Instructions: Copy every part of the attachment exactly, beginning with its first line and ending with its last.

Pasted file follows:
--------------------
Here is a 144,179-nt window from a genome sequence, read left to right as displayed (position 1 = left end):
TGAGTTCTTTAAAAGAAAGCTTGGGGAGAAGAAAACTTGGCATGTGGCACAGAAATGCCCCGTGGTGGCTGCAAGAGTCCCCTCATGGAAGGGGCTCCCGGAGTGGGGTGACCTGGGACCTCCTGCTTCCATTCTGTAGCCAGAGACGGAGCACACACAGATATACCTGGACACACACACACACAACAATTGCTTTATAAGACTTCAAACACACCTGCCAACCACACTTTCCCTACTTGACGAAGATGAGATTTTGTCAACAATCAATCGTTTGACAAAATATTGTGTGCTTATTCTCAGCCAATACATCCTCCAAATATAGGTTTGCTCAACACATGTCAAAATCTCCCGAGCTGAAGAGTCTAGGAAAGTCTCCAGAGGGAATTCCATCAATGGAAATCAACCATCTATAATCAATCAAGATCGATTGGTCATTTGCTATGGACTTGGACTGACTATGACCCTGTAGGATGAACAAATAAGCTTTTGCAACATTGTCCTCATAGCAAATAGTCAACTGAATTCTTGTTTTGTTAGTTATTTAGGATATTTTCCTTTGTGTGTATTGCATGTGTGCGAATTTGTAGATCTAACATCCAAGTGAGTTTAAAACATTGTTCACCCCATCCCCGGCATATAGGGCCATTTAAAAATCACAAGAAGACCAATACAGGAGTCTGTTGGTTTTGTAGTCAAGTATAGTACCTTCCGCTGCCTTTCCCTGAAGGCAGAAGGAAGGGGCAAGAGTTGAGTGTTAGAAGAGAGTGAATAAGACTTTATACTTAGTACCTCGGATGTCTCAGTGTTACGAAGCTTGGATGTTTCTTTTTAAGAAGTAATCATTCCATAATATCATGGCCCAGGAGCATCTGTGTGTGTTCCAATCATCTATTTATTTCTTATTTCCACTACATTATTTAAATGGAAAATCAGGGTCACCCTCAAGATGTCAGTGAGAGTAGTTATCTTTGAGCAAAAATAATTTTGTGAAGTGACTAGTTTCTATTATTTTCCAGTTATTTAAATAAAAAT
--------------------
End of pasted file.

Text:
Here is a 144,179-nt window from a genome sequence, read left to right as displayed (position 1 = left end):
TGAGTTCTTTAAAAGAAAGCTTGGGGAGAAGAAAACTTGGCATGTGGCACAGAAATGCCCCGTGGTGGCTGCAAGAGTCCCCTCATGGAAGGGGCTCCCGGAGTGGGGTGACCTGGGACCTCCTGCTTCCATTCTGTAGCCAGAGACGGAGCACACACAGATATACCTGGACACACACACACACAACAATTGCTTTATAAGACTTCAAACACACCTGCCAACCACACTTTCCCTACTTGACGAAGATGAGATTTTGTCAACAATCAATCGTTTGACAAAATATTGTGTGCTTATTCTCAGCCAATACATCCTCCAAATATAGGTTTGCTCAACACATGTCAAAATCTCCCGAGCTGAAGAGTCTAGGAAAGTCTCCAGAGGGAATTCCATCAATGGAAATCAACCATCTATAATCAATCAAGATCGATTGGTCATTTGCTATGGACTTGGACTGACTATGACCCTGTAGGATGAACAAATAAGCTTTTGCAACATTGTCCTCATAGCAAATAGTCAACTGAATTCTTGTTTTGTTAGTTATTTAGGATATTTTCCTTTGTGTGTATTGCATGTGTGCGAATTTGTAGATCTAACATCCAAGTGAGTTTAAAACATTGTTCACCCCATCCCCGGCATATAGGGCCATTTAAAAATCACAAGAAGACCAATACAGGAGTCTGTTGGTTTTGTAGTCAAGTATAGTACCTTCCGCTGCCTTTCCCTGAAGGCAGAAGGAAGGGGCAAGAGTTGAGTGTTAGAAGAGAGTGAATAAGACTTTATACTTAGTACCTCGGATGTCTCAGTGTTACGAAGCTTGGATGTTTCTTTTTAAGAAGTAATCATTCCATAATATCATGGCCCAGGAGCATCTGTGTGTGTTCCAATCATCTATTTATTTCTTATTTCCACTACATTATTTAAATGGAAAATCAGGGTCACCCTCAAGATGTCAGTGAGAGTAGTTATCTTTGAGCAAAAATAATTTTGTGAAGTGACTAGTTTCTATTATTTTCCAGTTATTTAAATAAAAAT